THE country’s energy chief on Tuesday invited European businesses to invest in the Philippine energy sector and help boost the country’s economy during a business summit held in Makati City.
“We are now in the process of reviewing our fuel and capacity mix policy to really ensure the right level of diversification and balance in our existing energy resources, to avoid overdependence on any one fuel source,” Energy Secretary Alfonso G. Cusi said at the EU-Philippines Business Summit 2016 held at the Shangri-La Hotel Makati.
Organized by the European Chamber of Commerce in the Philippines (ECCP), the summit coincided with the 25th anniversary of EU-PH partnership and witnessed the gathering of the private sector from both countries.
“To ignite interest and pave the way for investments, we will identify the portfolio of installed and dependable power capacities, specifically for baseload, mid-merit and peaking requirements,” Cusi said.
“We have held and lined up various energy investment fora and regional energy investment briefings to inform, update and stoke interest in the business and investment community,” he said.
The Department of Energy (DOE) chief noted that the Philippine energy sector is one area rife with investment opportunities because it is capital-intensive and primarily private sector-led.
“Our priorities in the sector remain centered on energy security, with stark focus on increasing supply, improving reliability and resiliency of our energy infrastructure,” Cusi said.
He said the DOE is aiming for total electrification of every household throughout the country by 2020, and is also targeting a “one-grid Philippines,” with the Mindanao grid finally interlocking with the Visayas and Luzon grids not later than 2022.
“We will continue to explore and use local or indigenous sources, like renewables, fossil fuels and alternative fuels, focusing primarily on the development of our geothermal energy,” he said.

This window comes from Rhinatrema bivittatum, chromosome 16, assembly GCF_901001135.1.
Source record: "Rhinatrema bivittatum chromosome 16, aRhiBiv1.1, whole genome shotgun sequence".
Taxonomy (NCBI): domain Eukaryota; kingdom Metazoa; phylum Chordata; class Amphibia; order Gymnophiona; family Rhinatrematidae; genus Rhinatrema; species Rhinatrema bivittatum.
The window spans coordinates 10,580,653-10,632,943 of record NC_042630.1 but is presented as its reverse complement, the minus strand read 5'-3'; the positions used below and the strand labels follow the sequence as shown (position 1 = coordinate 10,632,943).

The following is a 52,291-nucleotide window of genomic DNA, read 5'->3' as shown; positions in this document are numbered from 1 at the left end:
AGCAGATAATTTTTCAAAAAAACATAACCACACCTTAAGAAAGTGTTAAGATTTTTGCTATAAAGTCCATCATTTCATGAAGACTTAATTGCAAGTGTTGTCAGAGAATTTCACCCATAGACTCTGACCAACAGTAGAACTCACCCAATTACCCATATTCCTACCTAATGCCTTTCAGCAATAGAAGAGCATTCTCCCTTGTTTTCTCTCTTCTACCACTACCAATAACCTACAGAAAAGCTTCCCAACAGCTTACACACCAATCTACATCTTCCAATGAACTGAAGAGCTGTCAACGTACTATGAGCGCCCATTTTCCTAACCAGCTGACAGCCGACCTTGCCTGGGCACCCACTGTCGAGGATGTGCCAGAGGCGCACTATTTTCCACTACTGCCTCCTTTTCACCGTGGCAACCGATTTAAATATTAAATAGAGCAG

Cusi said the nascent natural gas industry urgently requires substantial investment in infrastructure development.
“Our plan is to build a common liquefied natural gas (LNG) receiving and distribution infrastructure as part of the future ‘clean energy city.’ Worthy of note also is the plan for total privatization of Power Sector Assets and Liabilities Management (PSALM) remaining power generation assets within the next three years,” he said.
Energy plans, ease of doing business
The DOE chief also explained how the Duterte administration aims to improve the conditions and ease of doing business in the energy sector.
“Not only have we remodeled our office workflow and procedure, but have also developed, for pilot-testing in renewable energy projects, a web-based system–the Energy Virtual One-Shared System (EVOSS)–to enable prospectors to monitor the status of their applications,” Cusi said.
He added that the DOE is also committed to maintain and strengthen the predictability, certainty and consistency of the country’s investment rules, citing the DOE’s position calling for the Commission on Audit to honor the sanctity of contracts in the Malampaya gas project off northwest Palawan.
Cusi said that one of the government’s major strategies to manage the surge in demand for energy is the promotion of energy efficiency and conservation (EEC) in all sectors. With the help of the EU, the Roadmap and Action Plan for Energy Efficiency and Conservation has been drawn up, he said.
Turning to energy policies, Cusi said: “We desire a policy of declaring energy projects as projects of national significance–which they really are anyway. Hence, they should enjoy expeditious and preferential treatment in the permitting process, should be protected from court injunctions, and be entitled to incentives, such as exemption from real property taxes and other local taxes.”
He added that the DOE will also draw up and streamline the preferred areas for locating energy infrastructure and that it is studying a National Policy on Clean Civilian Nuclear Energy in order to determine its rightful place in the energy mix, and to resolve with finality the Bataan Nuclear Power Plant (BNPP) impasse.
“[The] DOE commits to strengthen and forge further international ties, with other states and international organizations, cognizant that comity and reciprocity are what really set the stage and the tone for a healthy inflow of investments to the country,” Cusi said.
“We assure the ECCP and the EU business community that investment prospects in the Philippine energy sector are full of promise and potential energy,” he added.